Nassau Community College
AAUP Advocacy Chapter
November 23, 2015
I will leave to abler hands (or perhaps a later post) the issue of whether the P-Tech program violates the principle of shared governance and power over curricular matters woven into our contract. Nor do I want to examine the awkward and surprising way news of P-Tech came to our attention—sprung on us by Newsday. (It’s unsettling to say the least to imagine all the back-channel maneuvering leading up to this announcement—no faculty consultation at any stage?—and folks wonder why faculty feel infantilized by the “grown-ups” who run the college!). No, I want to probe a little deeper into the program’s backstory, and ask a few questions: 1. Was P-Tech created in response to a real problem? 2. Who are some of the primary movers behind P-Tech? 3. Does P-Tech truly serve the poor, educationally neglected demographic it was designed to lift out of poverty and into good jobs?
Was P-Tech created in response to a real problem? The closest thing to a founding document for the P-Tech program that I could locate is this, “STEM Pathways to College and Career Schools: A Development Guide.” It was prepared in February 2012 by IBM (citizenibm.com), and it defines the “critical decision points” going into planning and establishing the P-Tech program and the first P-Tech school in Brooklyn in September 2011 (the school was a a collaboration between CUNY, IBM, and the New York City Department of Education). IBM’s “Guide” states a primary motivation for the program: “As the first decade of the 21st century comes to a close, growing evidence shows that there is a skills gap in the American economy.” The document cites no evidence to support this claim, but I would like to supply some evidence to refute it. After reviewing hundreds of articles and white papers published over the past 60 years, the author of an article (“The STEM Crisis Is a Myth”) in the IEEE Spectrum, an engineering and computing trade journal, states, “[The Rand Report] argued that the best indicator of a shortfall would be a widespread rise in salaries throughout the STEM community. But the price of labor has not risen, as you would expect it to do if STEM workers were scarce. In computing and IT, wages have generally been stagnant for the past decade, according to the EPI and other analyses. And over the past 30 years, according to the Georgetown report, engineers’ and engineering technicians’ wages have grown the least of all STEM wages and also more slowly than those in non-STEM fields.”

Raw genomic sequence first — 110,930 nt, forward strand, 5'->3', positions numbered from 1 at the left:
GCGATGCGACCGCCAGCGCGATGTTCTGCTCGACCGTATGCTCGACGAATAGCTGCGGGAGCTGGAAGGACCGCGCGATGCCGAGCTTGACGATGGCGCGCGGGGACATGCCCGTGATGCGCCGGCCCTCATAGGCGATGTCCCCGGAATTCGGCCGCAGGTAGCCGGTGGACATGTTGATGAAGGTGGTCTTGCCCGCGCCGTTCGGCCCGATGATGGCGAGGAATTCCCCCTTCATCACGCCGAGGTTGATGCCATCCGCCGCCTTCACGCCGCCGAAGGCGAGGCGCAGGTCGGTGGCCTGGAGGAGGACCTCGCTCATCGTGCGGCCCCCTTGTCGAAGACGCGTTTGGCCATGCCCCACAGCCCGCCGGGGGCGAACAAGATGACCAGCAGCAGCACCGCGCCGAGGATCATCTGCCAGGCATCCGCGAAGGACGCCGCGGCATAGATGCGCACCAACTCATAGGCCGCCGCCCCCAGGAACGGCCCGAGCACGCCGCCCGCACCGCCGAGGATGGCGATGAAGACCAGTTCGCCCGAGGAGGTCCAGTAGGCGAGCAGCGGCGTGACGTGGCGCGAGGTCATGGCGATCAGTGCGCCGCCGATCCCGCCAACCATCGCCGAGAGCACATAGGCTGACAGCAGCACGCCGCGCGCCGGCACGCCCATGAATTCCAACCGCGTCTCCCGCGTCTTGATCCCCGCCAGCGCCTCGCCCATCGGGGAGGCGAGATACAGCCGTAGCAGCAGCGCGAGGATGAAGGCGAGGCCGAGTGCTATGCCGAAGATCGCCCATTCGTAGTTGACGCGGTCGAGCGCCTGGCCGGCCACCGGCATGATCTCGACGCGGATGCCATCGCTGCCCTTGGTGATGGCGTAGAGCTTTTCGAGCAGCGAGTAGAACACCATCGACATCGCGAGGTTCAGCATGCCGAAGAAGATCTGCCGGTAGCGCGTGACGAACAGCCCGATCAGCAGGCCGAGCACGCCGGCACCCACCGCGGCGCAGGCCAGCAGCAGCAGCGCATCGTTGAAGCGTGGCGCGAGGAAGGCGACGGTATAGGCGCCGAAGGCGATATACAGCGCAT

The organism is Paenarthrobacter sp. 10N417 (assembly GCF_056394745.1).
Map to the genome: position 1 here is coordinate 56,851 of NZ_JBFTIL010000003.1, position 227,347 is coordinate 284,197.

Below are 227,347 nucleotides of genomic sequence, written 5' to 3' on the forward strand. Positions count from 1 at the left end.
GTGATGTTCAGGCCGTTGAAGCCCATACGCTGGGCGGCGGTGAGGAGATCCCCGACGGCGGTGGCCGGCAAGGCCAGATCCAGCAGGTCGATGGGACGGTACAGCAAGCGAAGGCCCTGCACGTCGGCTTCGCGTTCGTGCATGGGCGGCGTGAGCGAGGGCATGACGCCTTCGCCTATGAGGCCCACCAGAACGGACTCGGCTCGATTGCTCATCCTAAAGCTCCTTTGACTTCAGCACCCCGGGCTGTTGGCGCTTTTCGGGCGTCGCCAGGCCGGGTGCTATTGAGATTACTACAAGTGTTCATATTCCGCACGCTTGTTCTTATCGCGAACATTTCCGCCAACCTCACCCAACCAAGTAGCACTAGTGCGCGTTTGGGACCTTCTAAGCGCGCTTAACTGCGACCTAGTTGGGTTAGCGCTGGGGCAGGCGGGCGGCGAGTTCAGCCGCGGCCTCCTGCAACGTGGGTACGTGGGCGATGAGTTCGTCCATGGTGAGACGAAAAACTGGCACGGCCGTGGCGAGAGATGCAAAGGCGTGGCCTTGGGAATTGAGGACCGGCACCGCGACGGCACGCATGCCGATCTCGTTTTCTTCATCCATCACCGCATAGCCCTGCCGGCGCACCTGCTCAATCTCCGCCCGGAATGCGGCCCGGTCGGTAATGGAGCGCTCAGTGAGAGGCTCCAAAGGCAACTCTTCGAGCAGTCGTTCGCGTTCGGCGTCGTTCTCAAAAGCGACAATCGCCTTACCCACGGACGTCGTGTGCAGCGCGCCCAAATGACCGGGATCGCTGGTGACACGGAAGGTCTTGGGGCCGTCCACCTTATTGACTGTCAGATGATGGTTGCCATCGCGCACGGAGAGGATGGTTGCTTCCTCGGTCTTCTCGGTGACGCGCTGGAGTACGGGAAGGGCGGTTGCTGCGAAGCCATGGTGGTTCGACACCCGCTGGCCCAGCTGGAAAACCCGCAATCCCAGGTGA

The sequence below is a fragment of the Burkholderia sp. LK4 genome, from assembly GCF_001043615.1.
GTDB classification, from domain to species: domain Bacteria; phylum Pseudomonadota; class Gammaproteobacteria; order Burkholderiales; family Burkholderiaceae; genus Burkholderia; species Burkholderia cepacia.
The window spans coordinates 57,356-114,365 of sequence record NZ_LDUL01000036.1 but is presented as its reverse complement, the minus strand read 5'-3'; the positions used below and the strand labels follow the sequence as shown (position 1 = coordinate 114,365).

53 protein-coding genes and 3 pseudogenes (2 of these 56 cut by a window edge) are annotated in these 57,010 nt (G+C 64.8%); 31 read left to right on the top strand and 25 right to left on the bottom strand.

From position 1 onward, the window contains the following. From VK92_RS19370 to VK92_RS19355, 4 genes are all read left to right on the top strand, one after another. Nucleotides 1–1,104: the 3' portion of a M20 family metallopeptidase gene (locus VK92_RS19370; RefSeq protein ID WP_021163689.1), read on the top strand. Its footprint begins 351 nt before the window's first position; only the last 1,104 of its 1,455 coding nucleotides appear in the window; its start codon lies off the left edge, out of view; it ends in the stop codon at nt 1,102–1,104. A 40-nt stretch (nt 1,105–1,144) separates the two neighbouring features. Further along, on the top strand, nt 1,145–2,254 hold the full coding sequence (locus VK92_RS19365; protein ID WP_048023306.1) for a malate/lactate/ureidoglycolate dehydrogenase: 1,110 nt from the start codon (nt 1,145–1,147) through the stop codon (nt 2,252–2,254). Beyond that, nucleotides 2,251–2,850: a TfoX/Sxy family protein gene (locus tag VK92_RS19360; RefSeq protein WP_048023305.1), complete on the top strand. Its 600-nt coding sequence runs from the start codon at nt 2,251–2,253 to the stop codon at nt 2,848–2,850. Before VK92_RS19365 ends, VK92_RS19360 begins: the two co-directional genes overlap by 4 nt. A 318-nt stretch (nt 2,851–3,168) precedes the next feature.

IBM’s “STEM Pathways” article also cites as a particularly glaring problem the abysmal graduation rate at community colleges as a key reason for the “skills gap.” As evidence of the dangers to society and the economy emanating from this low community college completion rate, IBM cites an article called “Mobility Makers,” a “study” put out by a group called the Center for an Urban Future. Here is the article. It is interesting to note that funding for this “study” came from, guess who?, IBM. The address for the Center for an Urban Future is on Wall Street, and its board of directors is made up mostly of folks from investment banks.
Let’s pause here for a moment and think about the logic of P-Tech’s genesis: 1. IBM (and many others businesses and corporations) create a crisis, the so-called “skills gap,” the existence of which is supported only anecdotally. There is no economic evidence to support the theory (such as higher wages–you would think economics would be as basic to business as say biology and chemistry are to medicine). 2. The crisis is blamed on schools and students—the failure of community colleges to graduate business-ready workers. 3. P-Tech is created to solve both problems—the skills shortage and the college completion problem.
BUT if there is no problem to begin with—if, as lots of evidence suggests, there is no skills gap—what is IBM’s motivation for P-Tech? The Spectrum article has an answer: “Clearly, powerful forces must be at work to perpetuate the cycle. One is obvious: the bottom line. Companies would rather not pay STEM professionals high salaries with lavish benefits, offer them training on the job, or guarantee them decades of stable employment. So having an oversupply of workers, whether domestically educated or imported, is to their benefit. It gives employers a larger pool from which they can pick the “best and the brightest,” and it helps keep wages in check.” The short answer: IBM wants a ready, regular supply of cheap labor.
Who are some of the primary movers behind P-Tech? I don’t have space for as much as I want to say. One key individual is worth mentioning: Heather Briccetti, CEO of the Business Council of New York State. She is on the record opposing the $15 minimum wage, and that certainly goes against the interests of students and all people trying to earn a living wage. She is also a strong advocate of hydraulic fracturing. (Kudos to Cuomo for being on the right side of these issues). This is her response to Cuomo’s P-Tech announcement: “With baby boomers retiring in ever greater numbers, workforce development is key for both our member companies and the state. The aging out of quality workers, coupled with the growing skills gap, is a major problem for employers.” This is the industry line: aging out and skills gap. No mention is made of inequality or stagnant wages.
Does P-Tech help our student demographic? I am going to have to leave most of this for another post. My short answer: No. It sounds like a way of targeting a vulnerable population (the poor, people of color) and tracking them into “middle-skills” careers where they are subject to the whims of a highly volatile industry. Why won’t their jobs be outsourced or automated? What do they do then? It sounds like a school to wage-slave pipeline. Let’s educate for hope.
Tim Strode, PhD
NCC AAUP, Executive Committee